The watering came in unexpected ways. Sometimes the Lord’s refreshing comes through a change of scenery — the resting place of a vacation, a Sabbath day of ceasing our worry and work, a retreat at Laity Lodge. Sometimes it comes through a change of countenance — we are literally righted from the inside out, brought to clarity, given new perspective and strength. Sometimes we’re made compassionate again, given a new imagination and concern for people’s needs, or a renewed sense of meaning and purpose.
For me, the empty pages tell the story of my life becoming occupied with things I never suspected would lead me from the corner booth at the coffee shop into the consuming risk and mess and joy and inertia of marrying a woman who beckons me out of isolation, of raising four beautiful and uniquely complex children, of moving from one city to another, of living in a community, and of following a vocation which, ironically, involves more writing than ever.
Most days of the year, I wear worn blue jeans, a soft grey T-shirt, and old tennis shoes — a sharp contrast to my derby attire. I like grey: it suits my personality and my desire to keep things safe and simple. But looking back on my collective experiences, I recognize there is a hot-pink narrative thread that runs throughout my story, stringing together all of the things that thrill me most in this world. It connects me to an adventure that is more exciting than one I have envisioned for myself.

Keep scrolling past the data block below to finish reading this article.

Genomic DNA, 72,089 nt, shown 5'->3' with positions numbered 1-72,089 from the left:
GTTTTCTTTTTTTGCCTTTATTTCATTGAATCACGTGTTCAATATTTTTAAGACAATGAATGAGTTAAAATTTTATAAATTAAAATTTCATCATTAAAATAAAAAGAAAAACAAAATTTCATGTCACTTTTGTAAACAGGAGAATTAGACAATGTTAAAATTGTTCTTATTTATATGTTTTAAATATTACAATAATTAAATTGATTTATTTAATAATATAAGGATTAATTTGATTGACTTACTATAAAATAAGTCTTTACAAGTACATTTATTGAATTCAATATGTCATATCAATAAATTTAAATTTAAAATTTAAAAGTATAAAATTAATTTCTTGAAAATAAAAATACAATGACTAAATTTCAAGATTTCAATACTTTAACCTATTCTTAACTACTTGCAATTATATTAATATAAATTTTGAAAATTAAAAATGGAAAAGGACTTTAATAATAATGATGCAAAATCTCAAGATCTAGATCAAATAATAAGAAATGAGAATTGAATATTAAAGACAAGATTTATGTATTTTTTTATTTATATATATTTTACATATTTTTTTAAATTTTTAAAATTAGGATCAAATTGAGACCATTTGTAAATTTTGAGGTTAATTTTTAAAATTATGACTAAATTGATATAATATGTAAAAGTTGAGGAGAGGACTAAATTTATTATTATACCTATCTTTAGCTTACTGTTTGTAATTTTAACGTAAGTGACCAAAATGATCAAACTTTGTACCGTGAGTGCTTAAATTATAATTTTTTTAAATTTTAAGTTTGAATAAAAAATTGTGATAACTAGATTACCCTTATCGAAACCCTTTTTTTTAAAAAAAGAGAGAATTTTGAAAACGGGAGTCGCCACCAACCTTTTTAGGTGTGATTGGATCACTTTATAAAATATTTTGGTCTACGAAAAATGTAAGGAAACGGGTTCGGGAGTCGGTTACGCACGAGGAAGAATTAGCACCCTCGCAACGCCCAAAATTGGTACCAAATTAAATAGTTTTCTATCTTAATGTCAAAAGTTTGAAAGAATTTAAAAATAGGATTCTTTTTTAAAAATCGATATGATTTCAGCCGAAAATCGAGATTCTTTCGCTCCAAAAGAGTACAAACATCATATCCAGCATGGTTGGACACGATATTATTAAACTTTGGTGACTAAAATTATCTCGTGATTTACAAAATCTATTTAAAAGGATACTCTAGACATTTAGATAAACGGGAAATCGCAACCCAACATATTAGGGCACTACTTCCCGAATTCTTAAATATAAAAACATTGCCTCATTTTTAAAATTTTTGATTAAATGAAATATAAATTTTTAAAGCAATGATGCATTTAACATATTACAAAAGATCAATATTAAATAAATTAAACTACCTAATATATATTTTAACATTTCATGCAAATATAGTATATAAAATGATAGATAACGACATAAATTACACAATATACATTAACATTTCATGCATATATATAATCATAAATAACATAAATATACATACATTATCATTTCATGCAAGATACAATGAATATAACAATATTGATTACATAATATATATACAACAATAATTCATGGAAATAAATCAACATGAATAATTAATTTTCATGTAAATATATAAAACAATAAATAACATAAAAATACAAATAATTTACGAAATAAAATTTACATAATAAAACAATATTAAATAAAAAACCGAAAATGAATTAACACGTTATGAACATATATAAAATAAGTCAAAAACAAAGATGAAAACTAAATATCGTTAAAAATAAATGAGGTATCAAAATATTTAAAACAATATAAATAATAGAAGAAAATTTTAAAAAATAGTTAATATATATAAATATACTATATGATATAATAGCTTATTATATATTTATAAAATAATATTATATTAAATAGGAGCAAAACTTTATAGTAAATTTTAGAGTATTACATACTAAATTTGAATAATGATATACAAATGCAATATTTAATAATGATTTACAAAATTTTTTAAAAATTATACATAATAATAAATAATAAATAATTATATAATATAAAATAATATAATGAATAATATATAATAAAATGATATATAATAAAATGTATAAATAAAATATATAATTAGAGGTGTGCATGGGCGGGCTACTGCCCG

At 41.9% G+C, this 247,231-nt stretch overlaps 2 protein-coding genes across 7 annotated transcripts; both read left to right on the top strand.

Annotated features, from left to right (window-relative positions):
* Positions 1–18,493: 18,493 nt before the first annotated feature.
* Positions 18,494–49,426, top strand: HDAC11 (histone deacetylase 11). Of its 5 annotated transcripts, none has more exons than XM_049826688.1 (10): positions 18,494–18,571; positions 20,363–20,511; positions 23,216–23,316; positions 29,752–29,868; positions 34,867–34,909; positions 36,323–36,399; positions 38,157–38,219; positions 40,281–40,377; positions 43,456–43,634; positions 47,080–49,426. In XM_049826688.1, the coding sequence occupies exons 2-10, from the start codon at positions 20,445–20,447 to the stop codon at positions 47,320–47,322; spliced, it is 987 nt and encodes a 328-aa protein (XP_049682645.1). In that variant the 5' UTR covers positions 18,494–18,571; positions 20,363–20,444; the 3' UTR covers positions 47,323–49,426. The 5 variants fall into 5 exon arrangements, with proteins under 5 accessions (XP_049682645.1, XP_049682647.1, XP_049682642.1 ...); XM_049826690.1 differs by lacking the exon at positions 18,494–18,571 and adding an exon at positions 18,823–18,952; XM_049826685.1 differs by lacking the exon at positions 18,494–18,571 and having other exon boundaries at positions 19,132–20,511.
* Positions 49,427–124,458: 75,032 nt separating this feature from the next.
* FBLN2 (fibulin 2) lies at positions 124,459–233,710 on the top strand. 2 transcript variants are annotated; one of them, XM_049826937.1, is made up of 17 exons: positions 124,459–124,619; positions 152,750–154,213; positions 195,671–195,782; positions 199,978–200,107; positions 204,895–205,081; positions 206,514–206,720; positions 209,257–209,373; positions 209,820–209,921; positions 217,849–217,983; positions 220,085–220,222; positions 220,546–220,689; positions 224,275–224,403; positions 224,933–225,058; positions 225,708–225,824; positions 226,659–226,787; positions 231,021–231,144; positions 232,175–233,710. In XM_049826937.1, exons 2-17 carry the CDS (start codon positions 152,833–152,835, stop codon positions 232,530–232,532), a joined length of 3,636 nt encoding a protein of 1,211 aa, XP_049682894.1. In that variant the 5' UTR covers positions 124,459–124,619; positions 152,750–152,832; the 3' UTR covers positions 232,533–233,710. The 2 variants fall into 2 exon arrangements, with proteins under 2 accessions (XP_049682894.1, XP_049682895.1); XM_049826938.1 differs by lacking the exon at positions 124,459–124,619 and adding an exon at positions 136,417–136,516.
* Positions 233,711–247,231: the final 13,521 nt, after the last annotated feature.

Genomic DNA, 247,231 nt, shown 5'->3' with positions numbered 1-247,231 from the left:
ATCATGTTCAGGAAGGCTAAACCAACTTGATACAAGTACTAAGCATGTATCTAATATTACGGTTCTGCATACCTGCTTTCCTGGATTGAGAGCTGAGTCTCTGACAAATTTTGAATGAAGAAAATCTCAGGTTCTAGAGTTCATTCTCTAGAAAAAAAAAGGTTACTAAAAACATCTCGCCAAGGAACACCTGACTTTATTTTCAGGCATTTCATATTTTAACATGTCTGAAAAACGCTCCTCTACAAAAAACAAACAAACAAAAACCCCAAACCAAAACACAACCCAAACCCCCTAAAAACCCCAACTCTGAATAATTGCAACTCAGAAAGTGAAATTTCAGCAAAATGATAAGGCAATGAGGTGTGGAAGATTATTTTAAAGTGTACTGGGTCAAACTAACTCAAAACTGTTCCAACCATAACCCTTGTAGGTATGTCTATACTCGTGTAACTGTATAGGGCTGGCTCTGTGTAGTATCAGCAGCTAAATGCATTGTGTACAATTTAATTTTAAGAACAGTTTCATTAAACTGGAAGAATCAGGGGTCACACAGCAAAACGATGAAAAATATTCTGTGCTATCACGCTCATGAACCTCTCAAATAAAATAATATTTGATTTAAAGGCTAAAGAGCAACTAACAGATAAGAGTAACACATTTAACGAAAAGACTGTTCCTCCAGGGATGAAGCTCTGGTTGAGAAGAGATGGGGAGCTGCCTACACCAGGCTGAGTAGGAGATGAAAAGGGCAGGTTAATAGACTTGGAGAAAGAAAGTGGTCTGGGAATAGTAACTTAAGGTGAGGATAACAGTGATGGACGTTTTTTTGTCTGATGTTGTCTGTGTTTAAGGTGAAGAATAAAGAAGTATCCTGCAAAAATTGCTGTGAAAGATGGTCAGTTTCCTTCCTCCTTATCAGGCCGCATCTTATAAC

In this world where news of torture and death runs like a ticker through my day, I’m realizing in a new way that I must learn to pray. I must learn to sit in silence with a God who is all-powerful and all-loving in the mystery of horrendous suffering. I must learn to lift up my sisters and brothers without ceasing. I must learn to pray ordinary prayers for them in my small way and believe that God makes those prayers matter.
There is a tension here that my husband and I find important as parents. As our life on a farm begins to mirror the lives of some of our ancestors who had closer connections to death, food, seasons, and the rhythm of days, our family has been given many opportunities to experience both a spiritual and a literal darkness that cannot be eliminated. We try not to shield our children from every hurt and pain. But we also encourage them in their imaginations, giving them a framework for hope and allowing them to “escape into” the longing for the not-yet that literature can bring.